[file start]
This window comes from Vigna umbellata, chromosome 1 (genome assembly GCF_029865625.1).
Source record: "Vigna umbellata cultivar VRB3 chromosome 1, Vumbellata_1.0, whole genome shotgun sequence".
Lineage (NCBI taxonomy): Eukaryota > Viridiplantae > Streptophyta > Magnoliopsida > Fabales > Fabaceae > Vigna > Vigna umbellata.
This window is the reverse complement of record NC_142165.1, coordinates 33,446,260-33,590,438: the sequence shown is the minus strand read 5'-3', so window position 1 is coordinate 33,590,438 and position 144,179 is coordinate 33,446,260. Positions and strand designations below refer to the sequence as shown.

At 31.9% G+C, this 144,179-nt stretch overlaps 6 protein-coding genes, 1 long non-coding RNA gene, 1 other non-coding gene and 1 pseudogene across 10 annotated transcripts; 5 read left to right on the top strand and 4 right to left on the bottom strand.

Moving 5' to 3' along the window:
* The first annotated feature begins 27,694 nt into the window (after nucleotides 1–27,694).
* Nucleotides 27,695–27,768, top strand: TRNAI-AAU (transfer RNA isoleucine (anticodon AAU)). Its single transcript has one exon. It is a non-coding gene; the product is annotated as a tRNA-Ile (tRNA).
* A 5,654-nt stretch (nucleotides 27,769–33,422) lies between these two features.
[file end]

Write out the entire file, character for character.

This window comes from Vigna umbellata, chromosome 1 (genome assembly GCF_029865625.1).
Source record: "Vigna umbellata cultivar VRB3 chromosome 1, Vumbellata_1.0, whole genome shotgun sequence".
Lineage (NCBI taxonomy): Eukaryota > Viridiplantae > Streptophyta > Magnoliopsida > Fabales > Fabaceae > Vigna > Vigna umbellata.
This window is the reverse complement of record NC_142165.1, coordinates 33,446,260-33,590,438: the sequence shown is the minus strand read 5'-3', so window position 1 is coordinate 33,590,438 and position 144,179 is coordinate 33,446,260. Positions and strand designations below refer to the sequence as shown.

At 31.9% G+C, this 144,179-nt stretch overlaps 6 protein-coding genes, 1 long non-coding RNA gene, 1 other non-coding gene and 1 pseudogene across 10 annotated transcripts; 5 read left to right on the top strand and 4 right to left on the bottom strand.

Moving 5' to 3' along the window:
* The first annotated feature begins 27,694 nt into the window (after nucleotides 1–27,694).
* Nucleotides 27,695–27,768, top strand: TRNAI-AAU (transfer RNA isoleucine (anticodon AAU)). Its single transcript has one exon. It is a non-coding gene; the product is annotated as a tRNA-Ile (tRNA).
* A 5,654-nt stretch (nucleotides 27,769–33,422) lies between these two features.